The Superior Foes of Spider-Man #17 is simultaneously the ending that everyone and no one saw coming. The series has been on the chopping block since day one; even its solicits made sure to announce that it wasn’t cancelled yet. Looking back it’s a miracle that it lasted as long as it did and Nick Spencer and Steve Lieber were able to create fifteen issues together. The fact that the end is finally here comes as no surprise, but the manner in which Lieber and Spencer conclude the series feels like a revelation.
The final issue follows hot on the heels of a gang war between the mobs led by Madame Masque, Chameleon, and The Owl, as well as the (numerically incorrect) Sinister Six. It’s a culmination that has been developed from the very first issue and feels like a grand climax in the classic tradition of the superhero genre. Then it’s replaced by a different story altogether, Boomerang’s story. What at first feels like a dramatic shift reveals itself to be the inevitable outcome of the series. Every twist and moment of exposition is built upon the issues that preceded this one and create an ending that is much more impactful than any super-villain smackdown. Like so much of Superior Foes, the final issue is a gratifying surprise.
Everything Spencer and Lieber built over the fourteen previous issues of Superior Foes made the series appear to be a team book about five criminals who call themselves the Sinister Six. In truth it has always been about Boomerang. The run-down baseball player turned toy-chucking villain known as Fred Myers was always telling the story, instructing the reader on his inner thoughts and opinions. The plans and strategies were always his own and he never left the spotlight of the story for long. In retrospect, he has always been the “hero” of this tale. The idea that Superior Foes was a team book, when it was actually a Boomerang book is a bait-and-switch caper performed by Lieber and Spencer worthy of Myers’ himself.
The key to understanding Superior Foes #17 (and all of Superior Foes) is that it’s not a story set in the Marvel universe; it’s a story being told by someone within the Marvel universe. There’s nothing objective or honest about this comic. It’s filled with half-truths, exaggerations, and absurdities. This is the story you tell your friends at the bar when you’ve had one too many and want to relive your life the way you imagined it, regardless of what really happened.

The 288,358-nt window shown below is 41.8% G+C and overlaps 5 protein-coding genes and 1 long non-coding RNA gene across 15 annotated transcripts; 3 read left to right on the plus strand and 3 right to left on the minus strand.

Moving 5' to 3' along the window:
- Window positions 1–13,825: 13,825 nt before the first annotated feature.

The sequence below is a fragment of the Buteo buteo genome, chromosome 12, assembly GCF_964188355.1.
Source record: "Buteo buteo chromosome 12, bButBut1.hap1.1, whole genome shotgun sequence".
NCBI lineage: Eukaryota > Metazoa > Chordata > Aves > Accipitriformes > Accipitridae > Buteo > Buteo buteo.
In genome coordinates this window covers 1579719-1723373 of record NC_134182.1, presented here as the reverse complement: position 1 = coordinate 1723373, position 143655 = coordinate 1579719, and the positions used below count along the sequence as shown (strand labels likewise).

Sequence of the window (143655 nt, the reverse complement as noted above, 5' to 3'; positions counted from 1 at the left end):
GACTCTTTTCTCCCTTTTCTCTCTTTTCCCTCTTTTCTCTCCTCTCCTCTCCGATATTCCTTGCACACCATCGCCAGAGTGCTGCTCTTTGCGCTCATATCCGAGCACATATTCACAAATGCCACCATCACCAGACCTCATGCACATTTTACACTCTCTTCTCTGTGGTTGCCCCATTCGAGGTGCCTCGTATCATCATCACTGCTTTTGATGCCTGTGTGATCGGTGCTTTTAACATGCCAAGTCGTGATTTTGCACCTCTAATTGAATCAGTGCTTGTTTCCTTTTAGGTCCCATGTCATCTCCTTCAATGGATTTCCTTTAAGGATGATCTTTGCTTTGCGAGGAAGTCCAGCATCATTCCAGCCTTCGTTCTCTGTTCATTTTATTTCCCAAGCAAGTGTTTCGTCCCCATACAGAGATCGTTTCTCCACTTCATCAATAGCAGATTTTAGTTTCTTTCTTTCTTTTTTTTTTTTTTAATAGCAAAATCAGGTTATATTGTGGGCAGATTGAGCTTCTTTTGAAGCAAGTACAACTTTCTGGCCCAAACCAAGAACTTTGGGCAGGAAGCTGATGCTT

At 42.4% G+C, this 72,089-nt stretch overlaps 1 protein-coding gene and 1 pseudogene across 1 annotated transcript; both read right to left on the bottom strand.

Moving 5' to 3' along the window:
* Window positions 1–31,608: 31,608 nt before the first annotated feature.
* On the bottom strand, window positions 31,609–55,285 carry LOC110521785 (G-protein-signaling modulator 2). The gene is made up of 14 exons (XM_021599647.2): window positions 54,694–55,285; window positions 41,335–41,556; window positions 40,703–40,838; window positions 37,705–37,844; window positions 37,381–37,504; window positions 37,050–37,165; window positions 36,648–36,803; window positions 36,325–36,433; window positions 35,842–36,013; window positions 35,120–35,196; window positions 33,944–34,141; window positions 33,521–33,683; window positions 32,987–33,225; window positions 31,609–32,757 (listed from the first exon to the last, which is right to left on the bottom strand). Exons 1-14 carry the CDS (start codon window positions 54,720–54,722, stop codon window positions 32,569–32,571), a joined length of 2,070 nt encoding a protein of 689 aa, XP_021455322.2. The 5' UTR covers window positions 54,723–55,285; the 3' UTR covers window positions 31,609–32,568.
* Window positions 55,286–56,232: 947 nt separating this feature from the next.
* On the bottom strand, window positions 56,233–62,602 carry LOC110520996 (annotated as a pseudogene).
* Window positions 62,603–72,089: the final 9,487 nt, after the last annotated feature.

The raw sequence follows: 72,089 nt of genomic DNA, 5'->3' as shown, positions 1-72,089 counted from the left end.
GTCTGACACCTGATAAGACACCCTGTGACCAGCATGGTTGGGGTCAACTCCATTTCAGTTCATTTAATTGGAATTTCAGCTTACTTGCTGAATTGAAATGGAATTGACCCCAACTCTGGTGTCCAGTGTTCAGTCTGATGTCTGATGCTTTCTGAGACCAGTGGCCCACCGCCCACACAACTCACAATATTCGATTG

So much of this relies on Lieber’s storytelling to create that precise tone. His visual shorthand and the use of obvious visual cues clarify that this is a story being narrated from a specific point of view. Unlike the faux-objective, third person perspective applied to most superhero comics where events are presented by some imaginary, neutral observer, Superior Foes presents itself as a fiction being crafted by someone else. When Boomerang is speaking to his ex-girlfriend, he responds to the slightest glimmer of a chance of reuniting in the most dramatic fashion possible. The space around his head is blacked out and filled with repetitions of the word “hope” in big, bold letters, while two drops of sweat spring from his forehead. It’s so overblown that it becomes a very funny moment. This isn’t the world, but the world as Fred sees it. Lieber is a master of this sort of shorthand, providing loads of information and landing visual gags with the smallest amount of space. His use of thought bubbles alone inspired an entire column on this site.